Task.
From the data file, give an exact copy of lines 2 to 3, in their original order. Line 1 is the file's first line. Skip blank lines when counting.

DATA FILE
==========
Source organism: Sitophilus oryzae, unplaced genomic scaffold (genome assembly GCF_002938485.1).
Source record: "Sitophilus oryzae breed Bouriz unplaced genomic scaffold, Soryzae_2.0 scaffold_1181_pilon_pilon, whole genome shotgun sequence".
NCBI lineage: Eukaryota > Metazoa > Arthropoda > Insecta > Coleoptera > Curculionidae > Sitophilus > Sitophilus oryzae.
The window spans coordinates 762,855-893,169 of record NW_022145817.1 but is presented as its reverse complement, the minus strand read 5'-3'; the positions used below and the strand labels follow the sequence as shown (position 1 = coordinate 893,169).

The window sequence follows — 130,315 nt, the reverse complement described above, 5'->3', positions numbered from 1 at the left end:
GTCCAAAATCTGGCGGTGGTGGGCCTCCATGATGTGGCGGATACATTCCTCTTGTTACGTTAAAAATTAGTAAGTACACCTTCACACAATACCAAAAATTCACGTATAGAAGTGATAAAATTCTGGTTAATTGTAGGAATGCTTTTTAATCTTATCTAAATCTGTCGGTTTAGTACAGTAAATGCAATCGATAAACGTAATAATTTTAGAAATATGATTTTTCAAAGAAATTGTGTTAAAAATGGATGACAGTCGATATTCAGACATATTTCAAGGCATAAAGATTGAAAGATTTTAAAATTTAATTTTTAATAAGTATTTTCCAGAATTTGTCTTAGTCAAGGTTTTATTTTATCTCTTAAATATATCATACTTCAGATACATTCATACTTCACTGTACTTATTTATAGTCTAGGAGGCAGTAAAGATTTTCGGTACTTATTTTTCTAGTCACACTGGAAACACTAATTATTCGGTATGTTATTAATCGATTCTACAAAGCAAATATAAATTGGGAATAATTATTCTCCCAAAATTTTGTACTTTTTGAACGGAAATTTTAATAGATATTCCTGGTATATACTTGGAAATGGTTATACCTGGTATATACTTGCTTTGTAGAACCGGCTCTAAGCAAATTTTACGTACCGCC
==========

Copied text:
Source record: "Sitophilus oryzae breed Bouriz unplaced genomic scaffold, Soryzae_2.0 scaffold_1181_pilon_pilon, whole genome shotgun sequence".
NCBI lineage: Eukaryota > Metazoa > Arthropoda > Insecta > Coleoptera > Curculionidae > Sitophilus > Sitophilus oryzae.